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Home / Blazing Mboma rewrites history books…eyes on Tokyo Olympics

Blazing Mboma rewrites history books…eyes on Tokyo Olympics

2021-07-02  Otniel Hembapu

Blazing Mboma rewrites history books…eyes on Tokyo Olympics
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When Namibia’s sprint ace Christine Mboma clocked a jaw-dropping 48.54 seconds on her way to a sensational victory in the women’s 400m at the Irena Szewinska Memorial on Wednesday night in Bydgoszcz, Poland, she did not only win the race in astounding fashion but the 18-year-old budding talent essentially killed four birds with one stone.

Mboma’s winning time of 48.54 seconds in Bydgoszcz earned her a place in the world’s athletics books as her time became the seventh fastest time ever in history in the 400m event and became the first U/20 athlete to break the 49 seconds barrier.

Not only that, her time also saw her improve her previous record time of 49.22 seconds set earlier this year. Wednesday’s time of 48.54 seconds also became the new African and Namibian records and now equally stands as her new personal best (PB).

As has become her hallmark, the malleable Mboma was unstoppable and determined to send a strong warning to all potential rivals ahead of the Tokyo Olympics, slated for Japan from 23 July until 8 August. 

The lighting-fast Namibian crushed and embarrassed an entire field of seemingly hapless opponents, which included Poland’s European champion Justyna Swiety-Ersetic, storming to victory in an awe-inspiring time of 48.54 seconds – leaving incredulous spectators in deafening silence and disbelieve.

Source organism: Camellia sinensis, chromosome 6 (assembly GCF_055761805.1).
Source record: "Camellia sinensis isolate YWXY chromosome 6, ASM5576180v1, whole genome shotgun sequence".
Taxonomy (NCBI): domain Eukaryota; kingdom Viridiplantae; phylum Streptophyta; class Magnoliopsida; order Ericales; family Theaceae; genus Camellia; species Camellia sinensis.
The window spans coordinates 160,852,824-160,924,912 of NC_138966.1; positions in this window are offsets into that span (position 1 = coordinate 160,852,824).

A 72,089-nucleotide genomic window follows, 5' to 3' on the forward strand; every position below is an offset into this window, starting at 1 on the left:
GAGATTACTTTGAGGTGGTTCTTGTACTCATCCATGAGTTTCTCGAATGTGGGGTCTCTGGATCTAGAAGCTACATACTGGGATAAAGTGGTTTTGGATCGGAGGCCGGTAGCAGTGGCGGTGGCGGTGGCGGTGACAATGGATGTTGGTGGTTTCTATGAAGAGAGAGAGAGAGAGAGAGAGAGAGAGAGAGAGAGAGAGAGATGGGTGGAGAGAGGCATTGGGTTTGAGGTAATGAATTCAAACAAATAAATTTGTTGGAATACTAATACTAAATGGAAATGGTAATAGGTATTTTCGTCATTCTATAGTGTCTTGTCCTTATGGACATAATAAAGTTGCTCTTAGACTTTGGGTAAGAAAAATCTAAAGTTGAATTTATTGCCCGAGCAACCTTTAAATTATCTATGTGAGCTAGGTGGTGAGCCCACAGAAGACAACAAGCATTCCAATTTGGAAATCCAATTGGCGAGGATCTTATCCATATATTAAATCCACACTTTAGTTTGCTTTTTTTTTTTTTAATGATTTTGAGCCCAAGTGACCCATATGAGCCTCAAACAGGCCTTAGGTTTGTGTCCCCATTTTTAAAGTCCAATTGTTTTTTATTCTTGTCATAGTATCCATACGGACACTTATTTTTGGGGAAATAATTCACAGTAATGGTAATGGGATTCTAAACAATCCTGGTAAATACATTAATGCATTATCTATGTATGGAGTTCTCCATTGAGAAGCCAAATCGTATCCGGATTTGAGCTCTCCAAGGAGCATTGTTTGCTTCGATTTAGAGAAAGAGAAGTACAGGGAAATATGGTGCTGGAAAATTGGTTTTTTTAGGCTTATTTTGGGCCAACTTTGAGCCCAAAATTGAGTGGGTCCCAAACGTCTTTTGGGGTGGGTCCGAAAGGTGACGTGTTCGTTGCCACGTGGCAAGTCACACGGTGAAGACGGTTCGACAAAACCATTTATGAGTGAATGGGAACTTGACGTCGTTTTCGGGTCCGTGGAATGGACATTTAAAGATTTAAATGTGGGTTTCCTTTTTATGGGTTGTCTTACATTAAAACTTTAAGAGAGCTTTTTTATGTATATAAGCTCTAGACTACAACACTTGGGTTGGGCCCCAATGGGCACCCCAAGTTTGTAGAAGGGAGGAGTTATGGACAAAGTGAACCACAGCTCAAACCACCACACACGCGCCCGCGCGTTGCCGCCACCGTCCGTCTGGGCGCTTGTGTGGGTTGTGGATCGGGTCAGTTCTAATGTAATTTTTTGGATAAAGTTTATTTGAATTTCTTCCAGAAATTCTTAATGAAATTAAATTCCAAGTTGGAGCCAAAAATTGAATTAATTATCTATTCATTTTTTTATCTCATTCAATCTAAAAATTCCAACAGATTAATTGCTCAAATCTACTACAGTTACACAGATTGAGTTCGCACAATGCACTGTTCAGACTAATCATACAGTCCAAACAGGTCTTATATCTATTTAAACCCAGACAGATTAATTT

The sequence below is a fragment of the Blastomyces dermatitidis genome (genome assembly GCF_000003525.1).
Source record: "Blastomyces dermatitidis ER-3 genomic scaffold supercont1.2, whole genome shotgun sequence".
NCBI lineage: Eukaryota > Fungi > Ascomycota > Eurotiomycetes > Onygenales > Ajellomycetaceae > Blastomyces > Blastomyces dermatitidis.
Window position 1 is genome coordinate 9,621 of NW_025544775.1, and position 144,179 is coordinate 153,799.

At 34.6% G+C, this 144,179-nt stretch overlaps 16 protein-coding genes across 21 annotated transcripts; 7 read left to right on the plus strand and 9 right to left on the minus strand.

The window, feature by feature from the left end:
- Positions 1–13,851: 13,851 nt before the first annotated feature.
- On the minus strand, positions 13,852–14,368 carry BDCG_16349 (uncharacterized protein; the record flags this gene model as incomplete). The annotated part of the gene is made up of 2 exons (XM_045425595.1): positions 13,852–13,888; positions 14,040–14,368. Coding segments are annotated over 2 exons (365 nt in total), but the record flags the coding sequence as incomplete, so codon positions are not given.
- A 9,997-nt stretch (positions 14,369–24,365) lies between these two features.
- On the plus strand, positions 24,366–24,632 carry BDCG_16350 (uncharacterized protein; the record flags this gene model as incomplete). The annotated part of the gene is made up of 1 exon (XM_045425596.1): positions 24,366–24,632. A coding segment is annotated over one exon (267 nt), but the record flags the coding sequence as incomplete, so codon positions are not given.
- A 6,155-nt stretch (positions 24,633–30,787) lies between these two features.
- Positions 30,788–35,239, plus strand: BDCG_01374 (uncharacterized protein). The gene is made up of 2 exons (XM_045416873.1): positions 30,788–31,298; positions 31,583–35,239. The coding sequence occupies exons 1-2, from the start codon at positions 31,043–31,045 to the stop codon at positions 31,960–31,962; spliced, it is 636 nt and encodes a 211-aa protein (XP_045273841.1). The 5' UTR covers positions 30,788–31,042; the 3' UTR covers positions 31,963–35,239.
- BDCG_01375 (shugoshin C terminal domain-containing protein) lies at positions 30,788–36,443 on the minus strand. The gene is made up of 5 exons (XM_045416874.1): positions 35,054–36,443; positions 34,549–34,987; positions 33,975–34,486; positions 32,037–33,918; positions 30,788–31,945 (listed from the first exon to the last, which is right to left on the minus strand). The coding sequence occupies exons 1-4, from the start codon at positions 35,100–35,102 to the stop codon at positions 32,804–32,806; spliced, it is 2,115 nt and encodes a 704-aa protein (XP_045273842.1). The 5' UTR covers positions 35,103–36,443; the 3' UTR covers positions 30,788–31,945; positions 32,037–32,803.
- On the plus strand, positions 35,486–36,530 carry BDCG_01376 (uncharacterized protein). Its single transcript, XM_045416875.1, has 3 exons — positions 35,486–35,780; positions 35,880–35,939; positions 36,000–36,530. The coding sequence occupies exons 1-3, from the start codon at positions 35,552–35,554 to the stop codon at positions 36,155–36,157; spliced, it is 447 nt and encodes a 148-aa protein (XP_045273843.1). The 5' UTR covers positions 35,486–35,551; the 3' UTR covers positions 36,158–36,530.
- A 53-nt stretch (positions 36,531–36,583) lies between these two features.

Swiety-Ersetic finished distant second place with her time of 51.91 seconds, while Portugal’s Cátia Azevedo took third place in 52.03 seconds.

Heading into this month’s Olympic Games, Mboma and her ‘partner in crime’ Beatrice Masilingi’s chances carving themselves on the podiums at the upcoming Olympic this week also received an inadvertent boost following the two-year ban of Bahrain’s 400m world champion Salwa Eid Naser.

Naser is set to miss the Tokyo Olympics after the Court of Arbitration for Sport (CAS) overturned a ruling that had cleared her on a technicality for doping tests she missed. CAS reversed an independent tribunal’s October 2020 decision that at the time had cleared the 23-year-old to compete in this month’s Olympics. The ban will last until 2023.

The World Athletics Disciplinary Tribunal had ruled in October last that Naser had not committed an anti-doping violation related to a filing failure and missed tests between March 2019 and January 2020.

In 2019, the world took notice of Naser when ran a remarkable 48.14 seconds to win the 400m race at the World Championships, becoming the youngest ever and also first Asian woman to win the event at the World Championships. Her 2019 winning time still ranks her third on the all-time list, behind only Germany’s Marita Koch (47.60 seconds in 1985) and Czech’s Jarmila Kratochvílová (47.99 seconds in 1983). 

Before the CAS decision, Naser along with Olympic champion Shaunae Miller-Uibo of the Bahamas were among the top favourites to dominate proceedings in Tokyo, but Naser’s ban has now thrown the net wide for all to battle it out for top honours in Japan – especially in the 200m and 400m events.

Amidst the doubts on the global stage, Mboma and Masilingi are here and they have arrived and continue to stamp their authority. The world is finally noticing the unmatched prowess of the two Namibian sprint sensations and from here to Tokyo, their coach Henk Botha has assured all that it will only get bigger and better.

- ohembapu@nepc.com.na


2021-07-02  Otniel Hembapu

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